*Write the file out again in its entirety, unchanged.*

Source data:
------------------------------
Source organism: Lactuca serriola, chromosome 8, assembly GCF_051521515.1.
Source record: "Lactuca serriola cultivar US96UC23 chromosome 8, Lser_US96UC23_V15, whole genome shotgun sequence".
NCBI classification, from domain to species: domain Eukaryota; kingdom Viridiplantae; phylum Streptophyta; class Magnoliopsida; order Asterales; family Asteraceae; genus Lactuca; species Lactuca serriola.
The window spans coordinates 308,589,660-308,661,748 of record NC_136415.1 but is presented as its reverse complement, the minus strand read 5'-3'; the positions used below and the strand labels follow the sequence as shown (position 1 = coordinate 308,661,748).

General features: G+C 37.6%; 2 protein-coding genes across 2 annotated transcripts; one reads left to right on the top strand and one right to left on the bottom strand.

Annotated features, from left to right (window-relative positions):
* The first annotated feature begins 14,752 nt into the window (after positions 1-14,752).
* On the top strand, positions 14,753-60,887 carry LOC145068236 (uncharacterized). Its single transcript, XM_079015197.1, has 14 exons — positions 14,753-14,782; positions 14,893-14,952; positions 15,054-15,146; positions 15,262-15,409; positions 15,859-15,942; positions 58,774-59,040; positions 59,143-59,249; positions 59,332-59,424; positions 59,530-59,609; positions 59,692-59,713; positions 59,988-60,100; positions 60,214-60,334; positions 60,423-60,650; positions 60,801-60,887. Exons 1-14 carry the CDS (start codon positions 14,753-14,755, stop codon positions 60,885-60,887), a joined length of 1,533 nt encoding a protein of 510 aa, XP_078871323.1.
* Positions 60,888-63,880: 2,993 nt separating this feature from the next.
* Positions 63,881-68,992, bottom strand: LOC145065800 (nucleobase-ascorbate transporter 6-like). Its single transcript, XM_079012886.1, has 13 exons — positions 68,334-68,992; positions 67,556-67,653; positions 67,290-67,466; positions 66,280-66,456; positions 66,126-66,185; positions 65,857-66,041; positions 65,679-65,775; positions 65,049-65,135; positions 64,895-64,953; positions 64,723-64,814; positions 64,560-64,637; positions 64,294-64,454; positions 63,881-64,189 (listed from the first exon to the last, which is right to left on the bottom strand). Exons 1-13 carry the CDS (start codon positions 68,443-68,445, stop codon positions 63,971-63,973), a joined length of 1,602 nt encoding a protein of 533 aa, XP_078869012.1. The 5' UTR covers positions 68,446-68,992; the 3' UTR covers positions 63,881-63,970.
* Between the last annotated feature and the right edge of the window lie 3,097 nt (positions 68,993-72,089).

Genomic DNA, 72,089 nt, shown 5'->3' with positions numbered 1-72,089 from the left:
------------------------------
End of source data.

Source organism: Lactuca serriola, chromosome 8, assembly GCF_051521515.1.
Source record: "Lactuca serriola cultivar US96UC23 chromosome 8, Lser_US96UC23_V15, whole genome shotgun sequence".
NCBI classification, from domain to species: domain Eukaryota; kingdom Viridiplantae; phylum Streptophyta; class Magnoliopsida; order Asterales; family Asteraceae; genus Lactuca; species Lactuca serriola.
The window spans coordinates 308,589,660-308,661,748 of record NC_136415.1 but is presented as its reverse complement, the minus strand read 5'-3'; the positions used below and the strand labels follow the sequence as shown (position 1 = coordinate 308,661,748).

General features: G+C 37.6%; 2 protein-coding genes across 2 annotated transcripts; one reads left to right on the top strand and one right to left on the bottom strand.

Annotated features, from left to right (window-relative positions):
* The first annotated feature begins 14,752 nt into the window (after positions 1-14,752).
* On the top strand, positions 14,753-60,887 carry LOC145068236 (uncharacterized). Its single transcript, XM_079015197.1, has 14 exons — positions 14,753-14,782; positions 14,893-14,952; positions 15,054-15,146; positions 15,262-15,409; positions 15,859-15,942; positions 58,774-59,040; positions 59,143-59,249; positions 59,332-59,424; positions 59,530-59,609; positions 59,692-59,713; positions 59,988-60,100; positions 60,214-60,334; positions 60,423-60,650; positions 60,801-60,887. Exons 1-14 carry the CDS (start codon positions 14,753-14,755, stop codon positions 60,885-60,887), a joined length of 1,533 nt encoding a protein of 510 aa, XP_078871323.1.
* Positions 60,888-63,880: 2,993 nt separating this feature from the next.
* Positions 63,881-68,992, bottom strand: LOC145065800 (nucleobase-ascorbate transporter 6-like). Its single transcript, XM_079012886.1, has 13 exons — positions 68,334-68,992; positions 67,556-67,653; positions 67,290-67,466; positions 66,280-66,456; positions 66,126-66,185; positions 65,857-66,041; positions 65,679-65,775; positions 65,049-65,135; positions 64,895-64,953; positions 64,723-64,814; positions 64,560-64,637; positions 64,294-64,454; positions 63,881-64,189 (listed from the first exon to the last, which is right to left on the bottom strand). Exons 1-13 carry the CDS (start codon positions 68,443-68,445, stop codon positions 63,971-63,973), a joined length of 1,602 nt encoding a protein of 533 aa, XP_078869012.1. The 5' UTR covers positions 68,446-68,992; the 3' UTR covers positions 63,881-63,970.
* Between the last annotated feature and the right edge of the window lie 3,097 nt (positions 68,993-72,089).

Genomic DNA, 72,089 nt, shown 5'->3' with positions numbered 1-72,089 from the left: